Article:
Someone was wrong about something. I explained to the person very kindly and with "social tact" how they were wrong and why the right answer was, in fact, the right answer. Subsequently this person became passive-aggressive in their actions. Now, I am explaining to a third party what occurred, and I want to convey that I was very cordial or congenial while explaining that the original person was incorrect, so as to say that it didn't warrant the outcome.

  1. Would congenial be appropriate here?
  2. Is cordial better than congenial? (What's the subtle difference?)
  3. Is there any other word that would be better suited to convey that I was very socially sensitive and friendly in the way I presented to the person why their answer was incorrect?
  • I think "tactful" would be the more common word to use. – Hellion Apr 10 '15 at 17:01
  • @Hellion, I was planning on saying "tactful and congenial", or whatever word was suggested here to replace congenial. I want to emphasize that I was friendly about it. Tactful, alone, just sounds too removed/detached. – Mike Apr 10 '15 at 17:03
  • Perhaps it's just me, but if someone is described as cordial I tend to assume it means they're being "friendly" because it's polite (but I might actually not feel very comfortable with them). Whereas a congenial person is someone who genuinely expresses goodwill and makes you feel at ease. – FumbleFingers Apr 10 '15 at 17:12
  • 2
    IMO...congenial = friendly, cordial = respectful and following the rules of etiquette. Sometimes you can be both of those things and the fact you're telling somebody they're wrong about something, the only thing they remember is being called out for their mistake! :-) – Kristina Lopez Apr 10 '15 at 17:40
  • @KristinaLopez, if you'd like to add this as part of an answer, I'd like to accept it. – Mike Apr 10 '15 at 18:41
  1. I don't think so. Congenial means agreeable, sure, but that agreeability is because of similarities in preferences. See the Oxford definition.

  2. Cordial is certainly better.

  3. I think you should go with tactful and cordial.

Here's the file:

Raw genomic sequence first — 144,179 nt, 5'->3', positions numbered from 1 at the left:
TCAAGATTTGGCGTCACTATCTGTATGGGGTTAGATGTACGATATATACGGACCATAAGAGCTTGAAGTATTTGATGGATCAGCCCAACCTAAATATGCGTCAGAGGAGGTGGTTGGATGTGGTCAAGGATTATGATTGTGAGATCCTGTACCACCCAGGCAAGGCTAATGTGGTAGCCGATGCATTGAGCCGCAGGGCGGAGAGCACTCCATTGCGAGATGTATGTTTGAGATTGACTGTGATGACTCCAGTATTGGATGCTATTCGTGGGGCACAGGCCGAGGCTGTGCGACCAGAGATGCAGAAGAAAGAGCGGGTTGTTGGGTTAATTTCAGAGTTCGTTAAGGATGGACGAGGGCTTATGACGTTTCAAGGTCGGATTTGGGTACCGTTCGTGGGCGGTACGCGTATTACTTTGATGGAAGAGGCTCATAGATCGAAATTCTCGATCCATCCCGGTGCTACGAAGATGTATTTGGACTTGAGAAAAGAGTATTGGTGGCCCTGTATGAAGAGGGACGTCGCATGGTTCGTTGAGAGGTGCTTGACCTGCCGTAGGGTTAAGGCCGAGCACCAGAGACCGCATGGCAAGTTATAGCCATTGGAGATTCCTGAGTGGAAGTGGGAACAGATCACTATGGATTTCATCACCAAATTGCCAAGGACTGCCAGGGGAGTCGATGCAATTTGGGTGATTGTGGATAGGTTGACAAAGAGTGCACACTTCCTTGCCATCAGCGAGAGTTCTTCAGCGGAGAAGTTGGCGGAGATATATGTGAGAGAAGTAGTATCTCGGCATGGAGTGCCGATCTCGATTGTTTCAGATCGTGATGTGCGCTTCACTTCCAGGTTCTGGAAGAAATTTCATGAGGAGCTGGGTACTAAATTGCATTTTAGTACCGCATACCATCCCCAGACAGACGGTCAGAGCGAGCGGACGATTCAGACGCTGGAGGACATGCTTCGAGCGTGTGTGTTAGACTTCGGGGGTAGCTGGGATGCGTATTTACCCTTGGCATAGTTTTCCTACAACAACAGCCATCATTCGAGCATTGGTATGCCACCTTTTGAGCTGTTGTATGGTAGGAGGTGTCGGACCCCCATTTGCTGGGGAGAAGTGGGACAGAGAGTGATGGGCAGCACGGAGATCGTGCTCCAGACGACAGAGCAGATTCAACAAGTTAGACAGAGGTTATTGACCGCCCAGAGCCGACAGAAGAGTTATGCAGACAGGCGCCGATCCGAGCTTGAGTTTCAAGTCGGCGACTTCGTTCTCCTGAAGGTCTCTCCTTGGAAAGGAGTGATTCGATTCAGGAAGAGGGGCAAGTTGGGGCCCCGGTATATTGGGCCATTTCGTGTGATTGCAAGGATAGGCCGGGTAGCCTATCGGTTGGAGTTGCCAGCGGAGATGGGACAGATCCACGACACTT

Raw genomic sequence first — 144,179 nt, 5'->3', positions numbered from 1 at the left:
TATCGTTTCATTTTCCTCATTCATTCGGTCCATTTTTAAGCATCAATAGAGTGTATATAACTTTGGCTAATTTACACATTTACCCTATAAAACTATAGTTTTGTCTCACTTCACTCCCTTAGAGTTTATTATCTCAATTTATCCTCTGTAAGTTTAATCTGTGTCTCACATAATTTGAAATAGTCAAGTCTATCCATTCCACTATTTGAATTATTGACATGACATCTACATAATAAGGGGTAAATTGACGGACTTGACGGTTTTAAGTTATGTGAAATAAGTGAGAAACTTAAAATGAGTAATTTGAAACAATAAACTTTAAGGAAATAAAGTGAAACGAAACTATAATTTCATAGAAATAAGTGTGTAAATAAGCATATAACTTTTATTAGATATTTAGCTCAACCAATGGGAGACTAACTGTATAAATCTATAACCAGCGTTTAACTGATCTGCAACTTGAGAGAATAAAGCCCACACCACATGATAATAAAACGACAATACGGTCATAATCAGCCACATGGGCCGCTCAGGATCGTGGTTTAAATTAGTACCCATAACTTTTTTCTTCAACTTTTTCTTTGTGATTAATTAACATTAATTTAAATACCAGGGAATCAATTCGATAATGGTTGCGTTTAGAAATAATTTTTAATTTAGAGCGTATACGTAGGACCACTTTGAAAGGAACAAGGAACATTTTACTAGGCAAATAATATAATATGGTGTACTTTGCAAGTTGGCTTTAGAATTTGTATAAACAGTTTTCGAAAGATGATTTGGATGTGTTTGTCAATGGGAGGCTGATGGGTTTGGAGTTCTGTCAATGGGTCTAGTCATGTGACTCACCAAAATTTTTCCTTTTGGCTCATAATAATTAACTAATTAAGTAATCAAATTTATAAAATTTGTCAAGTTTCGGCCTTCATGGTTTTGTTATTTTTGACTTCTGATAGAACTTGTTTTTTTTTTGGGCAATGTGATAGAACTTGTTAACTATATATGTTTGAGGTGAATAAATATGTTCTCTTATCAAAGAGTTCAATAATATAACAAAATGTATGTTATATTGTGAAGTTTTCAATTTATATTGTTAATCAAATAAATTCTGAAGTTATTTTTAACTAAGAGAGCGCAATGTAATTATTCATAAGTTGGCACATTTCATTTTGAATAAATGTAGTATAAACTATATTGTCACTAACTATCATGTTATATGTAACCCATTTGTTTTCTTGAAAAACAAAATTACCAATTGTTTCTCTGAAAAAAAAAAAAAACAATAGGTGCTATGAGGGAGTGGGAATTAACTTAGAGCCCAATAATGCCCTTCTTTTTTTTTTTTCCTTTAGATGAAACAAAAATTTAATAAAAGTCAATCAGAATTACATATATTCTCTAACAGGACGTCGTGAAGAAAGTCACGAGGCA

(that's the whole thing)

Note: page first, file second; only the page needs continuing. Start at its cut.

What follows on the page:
If you're looking for another word, I'd suggest


correct and polite in a particular situation


In keeping with good taste and propriety; polite and restrained


  • You are indeed correct that Oxford's definition of congenial seems more about similarities in preference. But Merriam-Webster and Dictionary.com certainly define it more as "friendly". – Mike Apr 10 '15 at 18:47
  • @Mike: From your M-W link: Full Definition of CONGENIAL - having the same nature, disposition, or tastes. I always use congenial to describe someone I find friendly because we have similar tastes. – Tushar Raj Apr 10 '15 at 18:53

You could go simply with polite.

I politely attempted to explain that (s)he was incorrect.


You can say you were diplomatic (adj) and acted diplomatically (adv)

  • diplomatic - employing tact and conciliation especially in situations of stress. e.g. "a diplomatic way to say no"

from the web:

1 - While engineers must be careful not to pass judgment on a particular matter, engineers who are faced with this type of ethical quandary should make every attempt to carefully, delicately, and diplomatically sidestep the matter in order to remove any appearance of an ethical conflict.

2 - Even when Quent explained that Jenny had earlier admitted going outside and chatting with a girlfriend, all Lucy had said was, “No harm done. I know the girl means well.” As diplomatically as possible, Quent had proposed that the children come to live with him ...

3 - In fact (and I don't know how to say this diplomatically), I don't really care whether or not people come to hear me speak anymore.

4 - I'm sure there were other ways I could've handled the situation more diplomatically. But you know what? Maybe not. Sometimes you have to be willing to fight for what's right.


The neutral "collegially" might be best to calm down people. If colleagues is what you all are.

"Cordial" and "congenial" have too much to do with feelings, not business, at times - and this is perhaps one of those times :-)


“Explained their answer was incorrect in a delicate fashion” Using the word delicate indicates care and concern for the other persons Feelings and provides motivation for the deliverance

We're looking for long answers that provide some explanation and context. Don't just give a one-line answer; explain why your answer is right, ideally with citations. Answers that don't include explanations may be removed.

  • OP was asking for a 'single word' or synonym. – lbf Mar 6 '18 at 3:14

protected by tchrist Feb 25 '18 at 19:58

Thank you for your interest in this question. Because it has attracted low-quality or spam answers that had to be removed, posting an answer now requires 10 reputation on this site (the association bonus does not count).

Would you like to answer one of these unanswered questions instead?

Not the answer you're looking for? Browse other questions tagged or ask your own question.